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Harvard Divinity School does not have on-campus residential options; however, some of our students choose to live in properties affiliated with Harvard University Housing or the Center for the Study of World Religions. The majority of our students choose to live in the nearby neighborhoods of Cambridge, Somerville, and Boston.
Finding housing in Cambridge and the surrounding areas can be a lengthy process, so if you are moving to the area, you should begin your search early. If cost is a big concern, and if you are willing to have a longer commute, consider living a bit farther from the Divinity School, where rents will be lower. Very few HDS students have cars, and parking in Cambridge/Somerville can be difficult and expensive. Most students find walking, using public transportation, or biking to be a comfortable way of getting to campus and around the area.
Use the Internet to facilitate your search and to familiarize yourself with the area. This will save you valuable time. When renting from a private landlord, you will probably need to cover at least the first month's rent and a security deposit (i.e., two month's rent). Always find out what is included in the monthly rent. If heat is not included, try to get an estimate of heating costs from previous winters. It is possible to use several real estate agencies at once to find an apartment.
Housing at Harvard
Harvard-owned housing offers some advantages over non-Harvard housing. The process of securing a place to live can be completed from any place that has Internet access. Students can be confident that the accommodations will be of acceptable quality without making a visit to Cambridge ahead of time. Tenants in Harvard-owned housing do not have to provide a security deposit, final month's rent, or brokers' fees, as is common with rentals from private landlords. Rents are conveniently charged to the student's term bill.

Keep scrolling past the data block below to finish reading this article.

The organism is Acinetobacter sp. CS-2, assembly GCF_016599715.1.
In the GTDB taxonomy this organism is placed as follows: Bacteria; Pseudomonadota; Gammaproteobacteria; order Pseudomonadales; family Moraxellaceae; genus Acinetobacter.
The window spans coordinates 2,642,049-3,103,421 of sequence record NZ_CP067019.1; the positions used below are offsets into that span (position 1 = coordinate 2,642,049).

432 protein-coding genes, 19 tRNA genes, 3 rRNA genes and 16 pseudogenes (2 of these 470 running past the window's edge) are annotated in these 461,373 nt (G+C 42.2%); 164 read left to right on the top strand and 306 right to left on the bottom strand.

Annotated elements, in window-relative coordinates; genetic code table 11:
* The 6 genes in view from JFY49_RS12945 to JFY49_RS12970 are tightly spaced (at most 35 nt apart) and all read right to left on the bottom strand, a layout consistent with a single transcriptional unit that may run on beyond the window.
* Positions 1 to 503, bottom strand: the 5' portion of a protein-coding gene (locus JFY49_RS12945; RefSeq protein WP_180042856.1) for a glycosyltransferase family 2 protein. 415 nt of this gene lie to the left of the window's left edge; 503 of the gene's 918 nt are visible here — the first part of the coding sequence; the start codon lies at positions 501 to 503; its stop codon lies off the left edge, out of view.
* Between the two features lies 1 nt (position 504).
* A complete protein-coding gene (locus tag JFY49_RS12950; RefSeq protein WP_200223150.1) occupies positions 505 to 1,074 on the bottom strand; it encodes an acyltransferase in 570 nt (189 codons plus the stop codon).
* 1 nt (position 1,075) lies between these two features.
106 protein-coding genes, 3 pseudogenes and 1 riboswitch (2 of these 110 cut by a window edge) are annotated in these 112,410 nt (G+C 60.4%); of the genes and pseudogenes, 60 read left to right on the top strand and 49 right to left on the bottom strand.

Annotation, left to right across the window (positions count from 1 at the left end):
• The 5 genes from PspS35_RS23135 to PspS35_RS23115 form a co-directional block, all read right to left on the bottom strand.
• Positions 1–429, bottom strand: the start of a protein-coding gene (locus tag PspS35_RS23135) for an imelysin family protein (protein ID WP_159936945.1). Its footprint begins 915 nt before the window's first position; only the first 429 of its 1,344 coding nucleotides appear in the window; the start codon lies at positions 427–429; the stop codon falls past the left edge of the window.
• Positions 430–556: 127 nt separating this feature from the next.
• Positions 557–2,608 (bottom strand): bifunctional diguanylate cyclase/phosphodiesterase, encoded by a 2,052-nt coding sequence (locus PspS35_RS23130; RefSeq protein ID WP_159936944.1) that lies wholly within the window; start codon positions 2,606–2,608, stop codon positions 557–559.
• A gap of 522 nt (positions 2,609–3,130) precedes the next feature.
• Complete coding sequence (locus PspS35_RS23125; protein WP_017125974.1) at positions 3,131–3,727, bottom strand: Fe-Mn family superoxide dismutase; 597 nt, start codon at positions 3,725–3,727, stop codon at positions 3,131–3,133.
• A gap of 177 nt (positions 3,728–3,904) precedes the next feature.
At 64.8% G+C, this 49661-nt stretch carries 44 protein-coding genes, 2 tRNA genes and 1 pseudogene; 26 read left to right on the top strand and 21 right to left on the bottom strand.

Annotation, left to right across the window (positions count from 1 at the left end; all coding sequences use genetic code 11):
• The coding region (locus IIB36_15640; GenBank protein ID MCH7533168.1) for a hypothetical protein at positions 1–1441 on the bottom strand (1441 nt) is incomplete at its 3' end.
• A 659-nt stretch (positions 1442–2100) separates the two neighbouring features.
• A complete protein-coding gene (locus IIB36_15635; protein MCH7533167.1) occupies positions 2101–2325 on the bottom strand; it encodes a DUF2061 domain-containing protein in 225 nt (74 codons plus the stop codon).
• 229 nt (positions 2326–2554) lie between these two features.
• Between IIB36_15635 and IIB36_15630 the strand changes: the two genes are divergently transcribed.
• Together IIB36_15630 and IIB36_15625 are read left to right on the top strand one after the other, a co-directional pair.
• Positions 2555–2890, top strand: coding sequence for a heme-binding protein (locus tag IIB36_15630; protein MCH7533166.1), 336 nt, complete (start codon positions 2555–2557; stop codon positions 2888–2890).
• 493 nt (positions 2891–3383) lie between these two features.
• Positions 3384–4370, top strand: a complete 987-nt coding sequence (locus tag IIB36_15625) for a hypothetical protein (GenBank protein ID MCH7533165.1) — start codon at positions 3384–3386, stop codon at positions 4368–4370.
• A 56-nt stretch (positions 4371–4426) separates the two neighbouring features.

Harvard University Housing (HUH) manages almost 3,000 apartments within about a one-mile radius of Harvard Square. These apartments range from one-room studios to two-, three-, and four-bedroom apartments. Visit the Harvard University Housing website for complete information on rents, eligibility, descriptions, and the application process. In HUH-managed properties, leases are typically for one year and end on June 30. Applications are accepted at any time, but the best selection will be available to those who apply in March or April.
The Graduate Commons program is a unique interdisciplinary program available to residents in a number of Harvard University Housing properties.
The Center for the Study of World Religions, at Harvard Divinity School, has 13 apartments for rent to Harvard affiliates. See Housing at the CSWR.
Cronkhite Graduate Center is a residence hall for Harvard graduate students that invites applications from HDS students. It has a mandatory meal plan. Contracts for residence run only for the academic year.
Housing at the CSWR
The Center for the Study of World Religions, at Harvard Divinity School, has 13 apartments for rent to Harvard affiliates. The CSWR community is composed of scholars of diverse nationalities and religious traditions at varying stages in their academic careers (graduate students, postdoctoral researchers, and senior faculty), making it a dynamic and inspiring place to live and learn. See the CSWR website for details.
In addition to administering University-owned apartments, Harvard University Housing (HUH) maintains an online database with listings of rental units offered by private landlords and real estate agents. This database can be searched at no cost from any computer with Internet access. HUH also maintains listings posted by Harvard affiliates who are looking for a roommate.
For more housing information, contact:
Hours vary during the year; see the Campus Service Center website for details.